WPP’s Q3 Growth Slows

BOSTON WPP Group today attributed a slowdown in third-quarter growth to weakness in the U.K. and other European markets, though Q3 revenue did improve 4.5 percent to $2.67 billion from the same period a year ago.

On a like-for-like basis, excluding the impact of acquisitions and currency fluctuations, worldwide Q3 growth was also 4.5 percent. The improvement was nearly 8 percent measured in constant currency terms.

With the exception of Europe, WPP performed well in all global markets. In constant currency terms, revenue improved nearly 16 percent in the Asia Pacific, Latin America, Africa and Middle East sector, and more than 8 percent in North America. Continental Europe and the U.K. lagged somewhat, improving 4.5 and 1.5 percent, respectively.

In a statement, WPP noted “pressure” in the U.K. as a contributing factor in its overall performance, a reference to the advertising downturn plaguing British print and electronic media.

WPP said its public relations operations tallied 14 percent revenue growth in Q3, following by a 12 percent gain by its branding, healthcare and specialty firms (including WPP’s interactive communications shops). Consulting services grew 8 percent and traditional advertising was up 4 percent.

The London-based holding company said it has won $1.4 billion in net new business during the quarter, raising its nine-month total to $5.5 billion, up 20 percent over the first two-thirds of 2005.

So far this year, WPP has posted global like-for-like revenue growth of nearly 5 percent. In constant currency terms, the gain exceeds 10 percent.

WPP said its operating margin remains are in line with its full-year target of 14.5 percent, compared with 14 percent in 2005.

“The latest forecasts show that the group is on track to meet its target for this year, despite continued concerns among some commentators about the prospects of the United States economy, its twin deficits, the indebted consumer and the direction of interest rates and commodity prices,” WPP said in a statement.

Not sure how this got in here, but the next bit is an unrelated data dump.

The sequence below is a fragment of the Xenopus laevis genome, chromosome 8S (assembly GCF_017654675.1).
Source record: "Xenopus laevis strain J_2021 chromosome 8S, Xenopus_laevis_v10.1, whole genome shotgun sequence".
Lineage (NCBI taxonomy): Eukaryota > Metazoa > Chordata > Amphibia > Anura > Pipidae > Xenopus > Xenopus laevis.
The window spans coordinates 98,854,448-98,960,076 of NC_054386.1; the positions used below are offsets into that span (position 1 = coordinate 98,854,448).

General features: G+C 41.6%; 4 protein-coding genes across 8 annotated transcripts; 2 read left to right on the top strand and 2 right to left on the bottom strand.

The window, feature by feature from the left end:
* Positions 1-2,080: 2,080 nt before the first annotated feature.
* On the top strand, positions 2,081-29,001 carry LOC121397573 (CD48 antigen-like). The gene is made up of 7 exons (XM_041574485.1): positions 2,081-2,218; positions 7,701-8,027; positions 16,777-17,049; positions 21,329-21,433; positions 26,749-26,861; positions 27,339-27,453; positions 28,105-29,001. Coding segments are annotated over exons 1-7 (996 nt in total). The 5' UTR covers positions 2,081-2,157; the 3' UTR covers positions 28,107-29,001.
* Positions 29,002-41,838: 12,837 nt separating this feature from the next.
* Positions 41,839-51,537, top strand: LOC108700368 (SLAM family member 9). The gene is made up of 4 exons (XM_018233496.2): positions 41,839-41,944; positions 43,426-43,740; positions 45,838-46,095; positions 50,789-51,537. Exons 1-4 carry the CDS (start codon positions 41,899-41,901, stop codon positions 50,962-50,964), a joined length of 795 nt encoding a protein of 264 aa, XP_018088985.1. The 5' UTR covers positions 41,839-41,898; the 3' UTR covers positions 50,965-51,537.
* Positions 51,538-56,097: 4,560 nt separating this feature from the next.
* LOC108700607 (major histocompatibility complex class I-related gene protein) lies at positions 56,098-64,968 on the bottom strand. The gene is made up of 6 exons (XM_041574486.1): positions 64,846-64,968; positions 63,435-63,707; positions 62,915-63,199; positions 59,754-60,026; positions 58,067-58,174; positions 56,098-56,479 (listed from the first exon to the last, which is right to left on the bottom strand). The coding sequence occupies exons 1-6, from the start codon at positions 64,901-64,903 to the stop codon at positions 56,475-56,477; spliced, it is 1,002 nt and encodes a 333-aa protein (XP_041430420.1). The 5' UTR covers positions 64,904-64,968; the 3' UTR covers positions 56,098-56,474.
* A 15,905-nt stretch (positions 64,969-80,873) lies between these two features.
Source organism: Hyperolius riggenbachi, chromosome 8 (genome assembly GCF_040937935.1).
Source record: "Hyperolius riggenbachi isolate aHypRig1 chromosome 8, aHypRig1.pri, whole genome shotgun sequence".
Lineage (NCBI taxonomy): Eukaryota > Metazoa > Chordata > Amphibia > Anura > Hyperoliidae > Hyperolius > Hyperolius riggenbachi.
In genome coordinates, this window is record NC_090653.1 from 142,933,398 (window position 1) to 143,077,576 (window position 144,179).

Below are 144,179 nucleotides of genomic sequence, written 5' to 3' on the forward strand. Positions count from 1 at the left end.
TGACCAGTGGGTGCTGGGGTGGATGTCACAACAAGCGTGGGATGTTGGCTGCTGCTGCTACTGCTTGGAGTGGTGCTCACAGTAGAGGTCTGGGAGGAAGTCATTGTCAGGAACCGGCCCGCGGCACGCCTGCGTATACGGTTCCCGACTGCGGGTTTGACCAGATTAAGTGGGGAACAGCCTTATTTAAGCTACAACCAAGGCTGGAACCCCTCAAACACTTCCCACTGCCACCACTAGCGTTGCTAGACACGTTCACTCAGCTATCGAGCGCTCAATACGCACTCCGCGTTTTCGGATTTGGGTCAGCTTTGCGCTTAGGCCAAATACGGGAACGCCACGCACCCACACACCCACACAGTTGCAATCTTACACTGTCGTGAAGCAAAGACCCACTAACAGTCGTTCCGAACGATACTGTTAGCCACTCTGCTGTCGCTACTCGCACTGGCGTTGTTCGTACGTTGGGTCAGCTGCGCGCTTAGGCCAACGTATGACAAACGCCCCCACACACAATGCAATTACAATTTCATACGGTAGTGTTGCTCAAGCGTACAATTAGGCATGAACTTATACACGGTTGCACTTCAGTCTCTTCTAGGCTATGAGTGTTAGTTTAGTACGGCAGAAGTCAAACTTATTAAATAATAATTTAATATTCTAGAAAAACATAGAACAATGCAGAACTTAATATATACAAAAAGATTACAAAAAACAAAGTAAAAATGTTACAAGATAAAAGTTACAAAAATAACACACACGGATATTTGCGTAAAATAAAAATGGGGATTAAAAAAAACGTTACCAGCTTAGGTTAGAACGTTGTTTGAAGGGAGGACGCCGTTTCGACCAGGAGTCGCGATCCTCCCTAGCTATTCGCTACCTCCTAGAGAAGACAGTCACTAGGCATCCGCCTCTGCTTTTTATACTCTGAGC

In accordance with U.K. accounting practices, WPP discloses net income at the half- and full-year marks.

WPP is the world’s No. 2 agency holding company, trailing only Omnicom Group. WPP noted that it continues to gain market overall share, and some project it could finish the year atop the holding-company rankings.

Omnicom released its Q3 financial Tuesday, reporting a 10 percent revenue increase to nearly $2.8 billion [Adweek Online, Oct. 24].

WPP made several strategic and personnel moves during the quarter, investing $3 million in online videogame company WildTangent and inking a partnership with Visible Technologies, a Seattle-based company that monitors brand reputations in the blogosphere and social networking sites like MySpace.

In a nod to the increasing importance of Asian markets, Michael Maedel, worldwide president of WPP’s JWT, said he would relocate from the agency’s London office to Singapore. And Chris Jaques, the former CEO of WPP’s Y&R in Asia, was named chief executive of the agency’s North American operations.